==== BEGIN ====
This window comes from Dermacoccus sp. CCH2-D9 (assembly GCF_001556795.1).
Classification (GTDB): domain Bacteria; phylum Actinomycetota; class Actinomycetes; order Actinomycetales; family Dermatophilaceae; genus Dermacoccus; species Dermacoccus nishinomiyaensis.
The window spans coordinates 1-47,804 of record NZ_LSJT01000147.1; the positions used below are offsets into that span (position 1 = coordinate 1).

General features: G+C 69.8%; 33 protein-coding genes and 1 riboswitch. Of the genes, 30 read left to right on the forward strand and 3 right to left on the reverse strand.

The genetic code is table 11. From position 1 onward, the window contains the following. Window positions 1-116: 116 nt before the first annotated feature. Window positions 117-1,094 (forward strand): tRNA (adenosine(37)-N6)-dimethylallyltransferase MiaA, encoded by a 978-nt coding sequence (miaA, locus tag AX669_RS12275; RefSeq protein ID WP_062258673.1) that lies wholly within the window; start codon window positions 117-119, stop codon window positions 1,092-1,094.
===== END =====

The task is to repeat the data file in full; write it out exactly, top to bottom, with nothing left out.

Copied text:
This window comes from Dermacoccus sp. CCH2-D9 (assembly GCF_001556795.1).
Classification (GTDB): domain Bacteria; phylum Actinomycetota; class Actinomycetes; order Actinomycetales; family Dermatophilaceae; genus Dermacoccus; species Dermacoccus nishinomiyaensis.
The window spans coordinates 1-47,804 of record NZ_LSJT01000147.1; the positions used below are offsets into that span (position 1 = coordinate 1).

General features: G+C 69.8%; 33 protein-coding genes and 1 riboswitch. Of the genes, 30 read left to right on the forward strand and 3 right to left on the reverse strand.

The genetic code is table 11. From position 1 onward, the window contains the following. Window positions 1-116: 116 nt before the first annotated feature. Window positions 117-1,094 (forward strand): tRNA (adenosine(37)-N6)-dimethylallyltransferase MiaA, encoded by a 978-nt coding sequence (miaA, locus tag AX669_RS12275; RefSeq protein ID WP_062258673.1) that lies wholly within the window; start codon window positions 117-119, stop codon window positions 1,092-1,094.